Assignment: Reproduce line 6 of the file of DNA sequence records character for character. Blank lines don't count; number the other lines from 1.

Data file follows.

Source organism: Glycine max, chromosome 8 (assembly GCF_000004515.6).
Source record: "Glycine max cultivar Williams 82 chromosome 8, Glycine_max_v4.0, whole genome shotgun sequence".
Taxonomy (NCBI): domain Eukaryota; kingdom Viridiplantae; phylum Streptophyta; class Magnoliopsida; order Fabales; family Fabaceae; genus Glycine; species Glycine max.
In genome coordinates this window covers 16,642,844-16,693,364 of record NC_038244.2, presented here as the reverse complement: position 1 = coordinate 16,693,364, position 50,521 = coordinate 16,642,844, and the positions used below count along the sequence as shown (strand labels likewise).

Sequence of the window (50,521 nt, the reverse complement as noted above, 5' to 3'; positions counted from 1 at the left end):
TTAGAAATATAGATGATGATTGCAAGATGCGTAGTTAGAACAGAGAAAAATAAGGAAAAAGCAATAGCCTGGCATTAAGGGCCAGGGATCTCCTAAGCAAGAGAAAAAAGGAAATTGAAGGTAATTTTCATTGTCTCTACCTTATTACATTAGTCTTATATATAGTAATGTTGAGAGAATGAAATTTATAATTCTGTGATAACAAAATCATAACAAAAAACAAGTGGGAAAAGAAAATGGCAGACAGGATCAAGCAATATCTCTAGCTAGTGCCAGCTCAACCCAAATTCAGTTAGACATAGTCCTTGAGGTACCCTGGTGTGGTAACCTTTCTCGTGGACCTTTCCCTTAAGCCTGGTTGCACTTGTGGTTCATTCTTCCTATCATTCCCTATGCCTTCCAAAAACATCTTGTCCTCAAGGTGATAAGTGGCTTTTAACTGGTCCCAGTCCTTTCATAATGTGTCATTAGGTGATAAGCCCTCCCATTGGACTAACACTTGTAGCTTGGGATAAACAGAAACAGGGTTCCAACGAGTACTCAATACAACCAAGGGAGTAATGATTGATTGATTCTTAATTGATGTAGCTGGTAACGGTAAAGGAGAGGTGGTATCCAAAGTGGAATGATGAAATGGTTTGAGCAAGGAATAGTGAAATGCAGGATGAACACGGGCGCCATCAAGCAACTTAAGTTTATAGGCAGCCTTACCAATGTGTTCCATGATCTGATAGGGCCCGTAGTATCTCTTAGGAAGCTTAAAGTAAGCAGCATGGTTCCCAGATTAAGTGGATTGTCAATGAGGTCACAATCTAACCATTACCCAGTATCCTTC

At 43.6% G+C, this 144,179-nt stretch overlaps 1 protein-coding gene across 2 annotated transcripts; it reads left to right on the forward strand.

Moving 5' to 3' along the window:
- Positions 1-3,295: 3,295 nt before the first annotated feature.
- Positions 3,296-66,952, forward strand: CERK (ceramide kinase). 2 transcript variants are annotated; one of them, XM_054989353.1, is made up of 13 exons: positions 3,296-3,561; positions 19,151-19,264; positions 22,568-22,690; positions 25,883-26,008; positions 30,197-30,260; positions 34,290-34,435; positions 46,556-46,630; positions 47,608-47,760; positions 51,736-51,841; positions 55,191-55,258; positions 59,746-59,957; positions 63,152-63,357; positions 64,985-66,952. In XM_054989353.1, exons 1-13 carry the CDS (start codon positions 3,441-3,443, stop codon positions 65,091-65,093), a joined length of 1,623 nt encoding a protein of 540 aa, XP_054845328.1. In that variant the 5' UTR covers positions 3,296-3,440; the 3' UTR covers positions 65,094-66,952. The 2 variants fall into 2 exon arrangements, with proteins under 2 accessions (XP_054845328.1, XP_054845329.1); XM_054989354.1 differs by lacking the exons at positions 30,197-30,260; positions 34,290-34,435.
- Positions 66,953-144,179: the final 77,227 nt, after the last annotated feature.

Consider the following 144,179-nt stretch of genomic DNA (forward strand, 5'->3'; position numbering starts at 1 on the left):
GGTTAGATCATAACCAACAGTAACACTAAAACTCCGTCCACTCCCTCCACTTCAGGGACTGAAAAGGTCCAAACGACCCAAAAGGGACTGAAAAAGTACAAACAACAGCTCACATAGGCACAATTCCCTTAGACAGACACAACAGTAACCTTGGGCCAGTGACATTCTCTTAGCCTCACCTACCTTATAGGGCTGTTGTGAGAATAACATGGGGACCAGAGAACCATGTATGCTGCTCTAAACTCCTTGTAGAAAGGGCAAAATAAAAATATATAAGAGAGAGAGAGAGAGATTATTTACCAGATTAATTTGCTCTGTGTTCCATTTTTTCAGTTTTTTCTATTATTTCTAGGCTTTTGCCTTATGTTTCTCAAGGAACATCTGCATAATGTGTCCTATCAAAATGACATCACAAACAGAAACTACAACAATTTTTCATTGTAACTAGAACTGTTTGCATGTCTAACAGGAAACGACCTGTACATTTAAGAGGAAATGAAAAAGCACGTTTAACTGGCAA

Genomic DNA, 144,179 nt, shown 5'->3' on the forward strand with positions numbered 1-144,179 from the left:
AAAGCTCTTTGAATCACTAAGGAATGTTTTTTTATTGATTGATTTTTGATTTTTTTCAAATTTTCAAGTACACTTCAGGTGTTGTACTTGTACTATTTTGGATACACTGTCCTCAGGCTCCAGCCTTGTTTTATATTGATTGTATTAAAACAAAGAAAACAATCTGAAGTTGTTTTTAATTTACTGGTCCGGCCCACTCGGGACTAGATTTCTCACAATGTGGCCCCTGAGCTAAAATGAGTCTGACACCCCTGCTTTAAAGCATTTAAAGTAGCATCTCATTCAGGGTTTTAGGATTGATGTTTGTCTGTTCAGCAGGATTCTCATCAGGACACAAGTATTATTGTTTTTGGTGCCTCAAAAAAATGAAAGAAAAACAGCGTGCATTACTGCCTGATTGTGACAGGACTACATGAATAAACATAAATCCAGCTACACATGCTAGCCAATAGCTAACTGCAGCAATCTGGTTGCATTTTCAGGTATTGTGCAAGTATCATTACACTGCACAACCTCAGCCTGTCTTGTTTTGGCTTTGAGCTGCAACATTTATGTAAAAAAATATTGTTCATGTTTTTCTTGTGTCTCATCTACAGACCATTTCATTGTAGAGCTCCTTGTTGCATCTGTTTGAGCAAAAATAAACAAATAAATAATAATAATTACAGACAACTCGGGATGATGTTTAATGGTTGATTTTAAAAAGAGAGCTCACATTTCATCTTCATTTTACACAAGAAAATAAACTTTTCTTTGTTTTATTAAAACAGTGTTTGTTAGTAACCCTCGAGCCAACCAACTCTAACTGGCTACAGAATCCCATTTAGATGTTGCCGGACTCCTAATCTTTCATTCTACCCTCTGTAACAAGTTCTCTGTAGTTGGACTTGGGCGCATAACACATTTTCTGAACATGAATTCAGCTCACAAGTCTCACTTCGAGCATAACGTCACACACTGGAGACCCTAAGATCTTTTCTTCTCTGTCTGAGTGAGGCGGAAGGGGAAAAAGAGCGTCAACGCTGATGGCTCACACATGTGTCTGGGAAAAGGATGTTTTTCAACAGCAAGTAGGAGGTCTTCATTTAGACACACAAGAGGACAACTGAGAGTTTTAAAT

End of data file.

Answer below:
TTAGAAATATAGATGATGATTGCAAGATGCGTAGTTAGAACAGAGAAAAATAAGGAAAAAGCAATAGCCTGGCATTAAGGGCCAGGGATCTCCTAAGCAAGAGAAAAAAGGAAATTGAAGGTAATTTTCATTGTCTCTACCTTATTACATTAGTCTTATATATAGTAATGTTGAGAGAATGAAATTTATAATTCTGTGATAACAAAATCATAACAAAAAACAAGTGGGAAAAGAAAATGGCAGACAGGATCAAGCAATATCTCTAGCTAGTGCCAGCTCAACCCAAATTCAGTTAGACATAGTCCTTGAGGTACCCTGGTGTGGTAACCTTTCTCGTGGACCTTTCCCTTAAGCCTGGTTGCACTTGTGGTTCATTCTTCCTATCATTCCCTATGCCTTCCAAAAACATCTTGTCCTCAAGGTGATAAGTGGCTTTTAACTGGTCCCAGTCCTTTCATAATGTGTCATTAGGTGATAAGCCCTCCCATTGGACTAACACTTGTAGCTTGGGATAAACAGAAACAGGGTTCCAACGAGTACTCAATACAACCAAGGGAGTAATGATTGATTGATTCTTAATTGATGTAGCTGGTAACGGTAAAGGAGAGGTGGTATCCAAAGTGGAATGATGAAATGGTTTGAGCAAGGAATAGTGAAATGCAGGATGAACACGGGCGCCATCAAGCAACTTAAGTTTATAGGCAGCCTTACCAATGTGTTCCATGATCTGATAGGGCCCGTAGTATCTCTTAGGAAGCTTAAAGTAAGCAGCATGGTTCCCAGATTAAGTGGATTGTCAATGAGGTCACAATCTAACCATTACCCAGTATCCTTC